I want to have both root and swap partitions on single LUKS volume.

Then we can wonder again why you want this wink
How about a swap file on the root partition? Or maybe unlocking two LUKS volumes with the same password (at least sd-encrypt hook is said to support that)?

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#6 2022-12-05 00:42:14

dimich
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From: Kharkiv, Ukraine
Registered: 2009-11-03
Posts: 235

Re: [SOLVED] Force udev to detect nested partitions on luks device

cfr wrote:

LVM is an additional layer, but it is a standard and widely tested layer. In contrast, you are adding an additional layer which is far from standard or widely tested.

LVM is designed for logical volumes management. I'm not going to manage volumes after they are created once, not split, concatenate, add new devices etc. I understand that performance loss is insignificant, especially comparing to cryptoLUKS, but nevertheless. I don't mind to discuss pros and cons of LVM but it's not my question.

cfr wrote:

Normally, you put the details in fstab and pass details of root as kernel parameters. I'm not sure udev is the right tool here as it is more aimed at rules for non-persistent or more peripheral devices rather than those core ones which are always present. What's in fstab?

fstab contains records for /boot and swap. However, swap is not enabled for now. I'm experimenting in virtualbox and going to apply this layout to laptop, if it works.
The goal is to pass

cryptdevice=UUID=<luks_uuid>:system root=UUID=<root_uuid> rw resume=UUID=<swap_uuid>

to the kernel and get it working as usual. Rootfs should be mounted in initramfs after LUKS opened, so nothing to do with fstab.

Udev somehow desides whether to run kpartx on newly appeared block device or not. Also it desides whether to create symlinks in /dev/disk/ or not.
Let me rephrase the question: Is it possible to change it's behavior without rewriting default rules, i.e. treat /dev/mapper/system (/dev/dm-0) as a disk with partitions after it appeared?
Indeed, we already have the functionality to detect partitions, why can't we apply it to any block device?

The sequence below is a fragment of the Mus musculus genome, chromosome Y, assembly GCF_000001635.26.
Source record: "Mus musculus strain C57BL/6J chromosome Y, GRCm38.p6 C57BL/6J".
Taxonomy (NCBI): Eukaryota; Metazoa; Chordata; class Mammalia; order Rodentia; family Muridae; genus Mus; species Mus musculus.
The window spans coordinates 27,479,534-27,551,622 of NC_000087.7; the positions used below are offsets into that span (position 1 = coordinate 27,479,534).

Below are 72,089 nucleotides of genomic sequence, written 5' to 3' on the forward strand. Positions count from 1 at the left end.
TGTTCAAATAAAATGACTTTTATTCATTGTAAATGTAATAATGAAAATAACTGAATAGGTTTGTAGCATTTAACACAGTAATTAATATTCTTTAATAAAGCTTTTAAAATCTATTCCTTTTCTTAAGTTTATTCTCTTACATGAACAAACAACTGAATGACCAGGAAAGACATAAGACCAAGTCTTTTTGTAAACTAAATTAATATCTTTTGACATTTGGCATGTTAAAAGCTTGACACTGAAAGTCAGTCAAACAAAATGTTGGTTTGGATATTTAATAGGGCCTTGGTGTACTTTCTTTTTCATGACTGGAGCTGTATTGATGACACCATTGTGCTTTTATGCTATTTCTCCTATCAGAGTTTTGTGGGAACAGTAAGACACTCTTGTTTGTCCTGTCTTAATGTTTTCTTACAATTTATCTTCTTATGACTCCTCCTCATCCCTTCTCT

Raynman wrote:

Then we can wonder again why you want this wink
How about a swap file on the root partition? Or maybe unlocking two LUKS volumes with the same password (at least sd-encrypt hook is said to support that)?

Yep, i want to enter password only once at boot. I don't want to mess with hardcoded offset of swap file on the root partition for resume, also with systemd in initramfs for sd-encrypt.

Last edited by dimich (2022-12-05 00:44:51)

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#7 2022-12-05 03:28:46

cfr
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From: Cymru
Registered: 2011-11-27
Posts: 7,129

Re: [SOLVED] Force udev to detect nested partitions on luks device

dimich wrote:

Indeed, we already have the functionality to detect partitions, why can't we apply it to any block device?

Because it is not a block device?

Edit:
https://lists.archlinux.org/archives/li … RNXJ3T2242
https://bbs.archlinux.org/viewtopic.php?id=256720

Last edited by cfr (2022-12-05 05:19:23)


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#8 2022-12-06 13:55:46

dimich
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From: Kharkiv, Ukraine
Registered: 2009-11-03
Posts: 235

Re: [SOLVED] Force udev to detect nested partitions on luks device

cfr wrote:

Because it is not a block device?

Device mapper works with block devices. /dev/dm-0 is definitely a block device.

Thank you!

partprobe provided by mkinitcpio-busybox doesn't work for some reason.

partprobe from parted package does all the job!

/etc/initcpio/hooks/partprobe-encrypt:

#!/usr/bin/ash

run_hook() {
    if [ -n "${cryptdevice}" ]; then
        IFS=: read cryptdev cryptname cryptoptions <<EOF
$cryptdevice
EOF
        if [ -e "/dev/mapper/${cryptname}" ]; then
            partprobe "/dev/mapper/${cryptname}"
        fi